Kent State Professor Emeritus Rick Feinberg, an anthropologist, posted the following letter to the Kent State Retirees’ Association on June 6.
I’m taking advantage of my position as (almost ex-)president of KSURA to share sad news about someone none of you have ever met but who had a profound influence on both my academic career and my personal life.
Many of you have heard me talk about my connection to Anuta, a remote Polynesian community in the Solomon Islands. This morning, I received a message from a friend in Honiara, the Solomon Islands capital, informing me that Pu Koroatu, Anuta’s senior chief for 60 years, has passed away. He was about 90 years of age.
Pu Koroatu (aka Jacob Tearaamanu) led Anuta for about as long as Queen Elizabeth served as Great Britain’s monarch. No one in the past century has had a greater impact on the island’s social, religious, and political direction.
I first met Pu Koroatu in 1972, when I arrived to conduct doctoral research on his island. He quickly accepted me as his brother (taina maaori nga maatuaa e tai) and assigned me to share the house of his biological brother, Pu Tokerau, the island’s one English speaker. (Pu Toke then went on to share with me his Anutan name, the name by which I’m still known by my Anutan family.)
Owing to Anuta’s isolation, Pu Vatu (short for Koroatu) and I haven’t been able to see each other very frequently over the years, but we have managed to stay in contact indirectly. Every time I’ve returned to Anuta, he welcomed me back as a valued family member. When I was there in 1983 with Nancy and our two young children, we stayed in his house, and he made sure we had everything we needed to make our visit comfortable.
In 1972, I arrived shortly after a powerful cyclone that had destroyed most of the island’s crops, and no one knew how serious the subsequent famine would be. As chief, Pu Vatu took seriously his responsibility to care for the community and declared that, until the island had fully recovered, his own kainanga ‘clan’ would provide food for everyone from their own gardens. Quickly the second chiefly ‘clan,’ the Kainanga i Tepuko, joined in, and the food was taken from the gardens of the two chiefly kainanga. Then, following the chiefs’ lead, the ‘commoner’ clans (nga pakaaropa) joined in as well. Thus, until the crops came back, the entire community acted as a single household. Food was harvested and shared collectively from all the gardens and distributed to everyone.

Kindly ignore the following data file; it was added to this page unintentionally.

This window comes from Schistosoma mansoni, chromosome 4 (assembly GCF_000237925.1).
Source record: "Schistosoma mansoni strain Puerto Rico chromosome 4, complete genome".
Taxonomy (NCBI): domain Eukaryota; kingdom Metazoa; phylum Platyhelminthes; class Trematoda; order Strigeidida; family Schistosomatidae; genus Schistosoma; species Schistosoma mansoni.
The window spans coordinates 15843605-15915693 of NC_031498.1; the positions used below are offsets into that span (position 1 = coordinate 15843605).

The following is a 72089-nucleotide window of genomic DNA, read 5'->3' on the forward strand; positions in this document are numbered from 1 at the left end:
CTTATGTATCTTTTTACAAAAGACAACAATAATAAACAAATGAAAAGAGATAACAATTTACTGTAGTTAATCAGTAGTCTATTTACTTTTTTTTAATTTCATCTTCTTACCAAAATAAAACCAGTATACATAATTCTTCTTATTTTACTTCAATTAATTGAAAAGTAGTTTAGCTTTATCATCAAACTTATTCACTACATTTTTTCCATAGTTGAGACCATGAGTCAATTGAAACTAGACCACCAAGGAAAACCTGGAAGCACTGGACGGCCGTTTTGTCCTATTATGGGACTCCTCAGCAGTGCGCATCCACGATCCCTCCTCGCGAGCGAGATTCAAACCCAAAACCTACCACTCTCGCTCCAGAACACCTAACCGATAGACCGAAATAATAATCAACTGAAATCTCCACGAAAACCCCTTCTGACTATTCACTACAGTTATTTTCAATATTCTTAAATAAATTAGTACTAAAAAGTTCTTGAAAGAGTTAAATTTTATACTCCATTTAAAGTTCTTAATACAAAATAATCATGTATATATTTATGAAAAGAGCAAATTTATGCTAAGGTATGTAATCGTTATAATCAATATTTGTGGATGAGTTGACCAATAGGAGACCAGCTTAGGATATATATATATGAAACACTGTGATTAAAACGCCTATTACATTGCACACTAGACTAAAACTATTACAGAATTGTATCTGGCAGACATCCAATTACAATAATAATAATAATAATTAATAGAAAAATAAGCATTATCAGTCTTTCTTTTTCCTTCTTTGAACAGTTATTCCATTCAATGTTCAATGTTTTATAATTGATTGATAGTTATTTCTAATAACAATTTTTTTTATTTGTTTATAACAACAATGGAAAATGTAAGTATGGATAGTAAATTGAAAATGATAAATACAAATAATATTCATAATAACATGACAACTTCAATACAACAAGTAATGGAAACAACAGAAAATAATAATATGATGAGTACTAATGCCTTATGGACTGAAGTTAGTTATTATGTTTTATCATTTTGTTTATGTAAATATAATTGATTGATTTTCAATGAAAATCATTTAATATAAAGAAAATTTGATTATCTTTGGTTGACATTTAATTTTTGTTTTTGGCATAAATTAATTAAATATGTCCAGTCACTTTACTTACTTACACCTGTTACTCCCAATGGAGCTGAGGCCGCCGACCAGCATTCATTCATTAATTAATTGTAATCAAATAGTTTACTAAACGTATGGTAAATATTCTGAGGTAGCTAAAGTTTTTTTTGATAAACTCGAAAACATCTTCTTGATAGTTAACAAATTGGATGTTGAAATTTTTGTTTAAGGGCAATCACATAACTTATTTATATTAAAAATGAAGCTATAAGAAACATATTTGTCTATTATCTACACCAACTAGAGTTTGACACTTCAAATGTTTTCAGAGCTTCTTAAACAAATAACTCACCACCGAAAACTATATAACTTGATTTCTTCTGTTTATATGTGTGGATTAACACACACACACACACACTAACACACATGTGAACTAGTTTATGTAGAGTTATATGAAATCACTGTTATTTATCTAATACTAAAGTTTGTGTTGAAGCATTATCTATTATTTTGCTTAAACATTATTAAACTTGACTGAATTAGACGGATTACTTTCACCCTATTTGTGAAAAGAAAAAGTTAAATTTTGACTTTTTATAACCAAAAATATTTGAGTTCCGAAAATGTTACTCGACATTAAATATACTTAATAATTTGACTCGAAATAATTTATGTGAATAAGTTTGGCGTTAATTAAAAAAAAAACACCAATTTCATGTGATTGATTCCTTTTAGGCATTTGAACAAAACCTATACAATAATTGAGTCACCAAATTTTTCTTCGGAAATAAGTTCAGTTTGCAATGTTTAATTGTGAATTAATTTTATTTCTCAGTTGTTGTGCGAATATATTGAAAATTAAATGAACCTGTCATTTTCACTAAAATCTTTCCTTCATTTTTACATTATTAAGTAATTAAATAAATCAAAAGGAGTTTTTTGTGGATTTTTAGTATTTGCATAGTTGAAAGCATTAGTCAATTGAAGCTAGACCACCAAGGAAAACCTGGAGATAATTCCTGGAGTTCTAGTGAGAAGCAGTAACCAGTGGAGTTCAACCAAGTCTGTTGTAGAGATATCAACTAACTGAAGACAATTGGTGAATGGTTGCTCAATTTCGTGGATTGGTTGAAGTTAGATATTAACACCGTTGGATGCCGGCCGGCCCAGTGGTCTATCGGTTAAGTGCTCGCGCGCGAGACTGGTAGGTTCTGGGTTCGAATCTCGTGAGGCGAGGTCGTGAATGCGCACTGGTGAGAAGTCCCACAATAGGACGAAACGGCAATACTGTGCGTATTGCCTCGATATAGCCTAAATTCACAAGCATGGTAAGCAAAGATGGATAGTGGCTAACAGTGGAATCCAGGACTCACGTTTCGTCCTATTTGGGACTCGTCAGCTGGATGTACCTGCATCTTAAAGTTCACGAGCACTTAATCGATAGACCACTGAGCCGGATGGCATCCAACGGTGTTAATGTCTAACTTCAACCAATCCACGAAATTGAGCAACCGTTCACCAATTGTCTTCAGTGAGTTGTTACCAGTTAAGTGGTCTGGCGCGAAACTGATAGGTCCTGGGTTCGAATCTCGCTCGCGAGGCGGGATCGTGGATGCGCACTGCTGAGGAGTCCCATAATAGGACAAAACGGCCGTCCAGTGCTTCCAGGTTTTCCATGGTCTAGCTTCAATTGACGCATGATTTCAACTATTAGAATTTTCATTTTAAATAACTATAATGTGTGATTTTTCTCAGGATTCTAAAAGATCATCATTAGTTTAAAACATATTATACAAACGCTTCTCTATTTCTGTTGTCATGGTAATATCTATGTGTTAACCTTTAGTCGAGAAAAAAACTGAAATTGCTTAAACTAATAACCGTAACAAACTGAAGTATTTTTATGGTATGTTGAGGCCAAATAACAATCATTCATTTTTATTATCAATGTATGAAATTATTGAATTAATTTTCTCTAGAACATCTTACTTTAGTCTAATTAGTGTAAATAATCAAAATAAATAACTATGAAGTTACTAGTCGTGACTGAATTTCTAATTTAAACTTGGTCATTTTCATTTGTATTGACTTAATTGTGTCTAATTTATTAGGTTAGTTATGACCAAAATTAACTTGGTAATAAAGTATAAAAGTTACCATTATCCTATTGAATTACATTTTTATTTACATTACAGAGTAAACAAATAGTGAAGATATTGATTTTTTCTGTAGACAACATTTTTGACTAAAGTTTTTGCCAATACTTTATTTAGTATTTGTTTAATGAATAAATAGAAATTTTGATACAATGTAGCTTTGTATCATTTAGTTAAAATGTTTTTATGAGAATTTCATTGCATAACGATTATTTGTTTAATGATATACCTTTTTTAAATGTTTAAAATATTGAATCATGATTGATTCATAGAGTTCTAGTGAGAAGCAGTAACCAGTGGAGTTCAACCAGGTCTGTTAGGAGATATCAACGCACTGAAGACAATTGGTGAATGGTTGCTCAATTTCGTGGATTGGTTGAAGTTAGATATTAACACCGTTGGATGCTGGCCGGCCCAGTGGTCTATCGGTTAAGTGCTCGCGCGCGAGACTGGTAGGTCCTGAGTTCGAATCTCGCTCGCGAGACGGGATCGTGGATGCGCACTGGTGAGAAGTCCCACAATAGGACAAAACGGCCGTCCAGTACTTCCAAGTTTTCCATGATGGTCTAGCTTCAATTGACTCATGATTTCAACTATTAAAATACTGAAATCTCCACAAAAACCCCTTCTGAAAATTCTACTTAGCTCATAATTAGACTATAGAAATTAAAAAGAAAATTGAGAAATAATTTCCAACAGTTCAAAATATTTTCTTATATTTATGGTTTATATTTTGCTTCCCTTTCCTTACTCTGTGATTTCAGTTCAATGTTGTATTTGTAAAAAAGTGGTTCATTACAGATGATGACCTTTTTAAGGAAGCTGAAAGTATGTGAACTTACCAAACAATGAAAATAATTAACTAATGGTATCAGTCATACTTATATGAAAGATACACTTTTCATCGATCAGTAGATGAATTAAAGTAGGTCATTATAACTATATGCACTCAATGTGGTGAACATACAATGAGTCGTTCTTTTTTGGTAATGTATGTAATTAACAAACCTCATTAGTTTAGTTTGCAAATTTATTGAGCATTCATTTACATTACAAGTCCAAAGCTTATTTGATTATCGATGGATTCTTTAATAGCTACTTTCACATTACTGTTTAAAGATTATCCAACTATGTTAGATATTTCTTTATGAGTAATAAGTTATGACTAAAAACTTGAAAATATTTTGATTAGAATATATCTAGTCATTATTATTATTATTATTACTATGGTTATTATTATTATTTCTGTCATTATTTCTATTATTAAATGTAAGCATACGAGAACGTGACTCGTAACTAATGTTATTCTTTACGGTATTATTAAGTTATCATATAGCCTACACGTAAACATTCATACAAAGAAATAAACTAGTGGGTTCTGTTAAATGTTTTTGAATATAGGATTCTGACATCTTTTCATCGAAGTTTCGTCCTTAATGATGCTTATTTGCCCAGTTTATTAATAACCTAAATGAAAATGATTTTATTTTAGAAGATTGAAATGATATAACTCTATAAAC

Similarly, after a fishing expedition, one of Pu Koroatu’s leading assistants would distribute the catch to each of the households in proportion to the number of household members.
As Pu Koroatu explained to me, “We don’t know how serious the famine will be or whether we will be in danger of starvation. But, if anyone should perish for lack of food, we all will die together.” Even now, when I think of that conversation it brings me to tears.
For anyone who may be interested, a Canadian film crew recorded an interview with Pu Koroatu in 2013. The documentary is available on YouTube here. The interview appears at about the 20-minute mark. It’s in Anutan, and I had the privilege of translating.
Political systems rarely work out in practice as they should in theory. Under Pu Koroatu’s leadership, Anuta is an exception. As in much of Polynesia, those of highest rank are thought to be imbued with enormous spiritual power (mana), and it is their responsibility to use that power to ensure their followers’ well-being. In return for care and protection, followers are expected to pay ritual respect and follow their leaders’ instructions. On Anuta, with Pu Koroatu at the helm, that model largely worked.